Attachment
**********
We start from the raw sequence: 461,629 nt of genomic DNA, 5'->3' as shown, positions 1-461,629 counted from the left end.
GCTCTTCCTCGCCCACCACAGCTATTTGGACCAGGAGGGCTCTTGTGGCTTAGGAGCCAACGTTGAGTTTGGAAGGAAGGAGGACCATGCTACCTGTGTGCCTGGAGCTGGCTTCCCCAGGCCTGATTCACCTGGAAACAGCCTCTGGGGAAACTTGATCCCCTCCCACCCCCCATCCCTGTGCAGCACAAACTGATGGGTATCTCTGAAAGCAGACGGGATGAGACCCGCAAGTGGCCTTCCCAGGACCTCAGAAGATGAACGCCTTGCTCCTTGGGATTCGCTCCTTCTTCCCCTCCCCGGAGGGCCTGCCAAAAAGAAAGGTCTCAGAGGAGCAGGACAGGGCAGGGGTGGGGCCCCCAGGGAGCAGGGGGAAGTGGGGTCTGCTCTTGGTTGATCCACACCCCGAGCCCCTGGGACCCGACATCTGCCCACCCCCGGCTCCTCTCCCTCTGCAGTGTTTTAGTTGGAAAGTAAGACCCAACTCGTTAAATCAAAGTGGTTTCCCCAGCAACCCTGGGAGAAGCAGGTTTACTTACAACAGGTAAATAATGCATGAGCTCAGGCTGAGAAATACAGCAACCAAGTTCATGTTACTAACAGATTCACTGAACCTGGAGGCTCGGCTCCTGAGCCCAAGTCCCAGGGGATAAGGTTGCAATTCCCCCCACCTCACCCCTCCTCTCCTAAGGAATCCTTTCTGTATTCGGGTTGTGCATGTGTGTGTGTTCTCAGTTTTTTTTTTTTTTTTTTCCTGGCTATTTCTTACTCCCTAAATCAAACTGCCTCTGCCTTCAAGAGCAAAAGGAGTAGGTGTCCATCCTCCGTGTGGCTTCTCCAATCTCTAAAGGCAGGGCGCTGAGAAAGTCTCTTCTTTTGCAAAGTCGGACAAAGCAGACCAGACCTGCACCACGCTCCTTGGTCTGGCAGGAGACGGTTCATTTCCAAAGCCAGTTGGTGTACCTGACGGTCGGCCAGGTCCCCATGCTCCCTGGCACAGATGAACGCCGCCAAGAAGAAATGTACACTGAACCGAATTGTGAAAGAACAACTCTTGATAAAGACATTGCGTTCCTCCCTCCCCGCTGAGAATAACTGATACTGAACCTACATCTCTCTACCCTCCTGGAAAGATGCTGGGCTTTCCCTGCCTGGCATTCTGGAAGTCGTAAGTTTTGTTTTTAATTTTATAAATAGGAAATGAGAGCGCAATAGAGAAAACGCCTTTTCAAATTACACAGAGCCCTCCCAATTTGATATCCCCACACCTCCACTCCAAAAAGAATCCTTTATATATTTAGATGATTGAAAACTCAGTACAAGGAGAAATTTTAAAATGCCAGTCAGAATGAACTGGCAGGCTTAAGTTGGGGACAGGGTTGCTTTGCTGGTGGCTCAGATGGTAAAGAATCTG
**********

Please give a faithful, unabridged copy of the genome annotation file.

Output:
We start from the raw sequence: 461,629 nt of genomic DNA, 5'->3' as shown, positions 1-461,629 counted from the left end.
GCTCTTCCTCGCCCACCACAGCTATTTGGACCAGGAGGGCTCTTGTGGCTTAGGAGCCAACGTTGAGTTTGGAAGGAAGGAGGACCATGCTACCTGTGTGCCTGGAGCTGGCTTCCCCAGGCCTGATTCACCTGGAAACAGCCTCTGGGGAAACTTGATCCCCTCCCACCCCCCATCCCTGTGCAGCACAAACTGATGGGTATCTCTGAAAGCAGACGGGATGAGACCCGCAAGTGGCCTTCCCAGGACCTCAGAAGATGAACGCCTTGCTCCTTGGGATTCGCTCCTTCTTCCCCTCCCCGGAGGGCCTGCCAAAAAGAAAGGTCTCAGAGGAGCAGGACAGGGCAGGGGTGGGGCCCCCAGGGAGCAGGGGGAAGTGGGGTCTGCTCTTGGTTGATCCACACCCCGAGCCCCTGGGACCCGACATCTGCCCACCCCCGGCTCCTCTCCCTCTGCAGTGTTTTAGTTGGAAAGTAAGACCCAACTCGTTAAATCAAAGTGGTTTCCCCAGCAACCCTGGGAGAAGCAGGTTTACTTACAACAGGTAAATAATGCATGAGCTCAGGCTGAGAAATACAGCAACCAAGTTCATGTTACTAACAGATTCACTGAACCTGGAGGCTCGGCTCCTGAGCCCAAGTCCCAGGGGATAAGGTTGCAATTCCCCCCACCTCACCCCTCCTCTCCTAAGGAATCCTTTCTGTATTCGGGTTGTGCATGTGTGTGTGTTCTCAGTTTTTTTTTTTTTTTTTTCCTGGCTATTTCTTACTCCCTAAATCAAACTGCCTCTGCCTTCAAGAGCAAAAGGAGTAGGTGTCCATCCTCCGTGTGGCTTCTCCAATCTCTAAAGGCAGGGCGCTGAGAAAGTCTCTTCTTTTGCAAAGTCGGACAAAGCAGACCAGACCTGCACCACGCTCCTTGGTCTGGCAGGAGACGGTTCATTTCCAAAGCCAGTTGGTGTACCTGACGGTCGGCCAGGTCCCCATGCTCCCTGGCACAGATGAACGCCGCCAAGAAGAAATGTACACTGAACCGAATTGTGAAAGAACAACTCTTGATAAAGACATTGCGTTCCTCCCTCCCCGCTGAGAATAACTGATACTGAACCTACATCTCTCTACCCTCCTGGAAAGATGCTGGGCTTTCCCTGCCTGGCATTCTGGAAGTCGTAAGTTTTGTTTTTAATTTTATAAATAGGAAATGAGAGCGCAATAGAGAAAACGCCTTTTCAAATTACACAGAGCCCTCCCAATTTGATATCCCCACACCTCCACTCCAAAAAGAATCCTTTATATATTTAGATGATTGAAAACTCAGTACAAGGAGAAATTTTAAAATGCCAGTCAGAATGAACTGGCAGGCTTAAGTTGGGGACAGGGTTGCTTTGCTGGTGGCTCAGATGGTAAAGAATCTG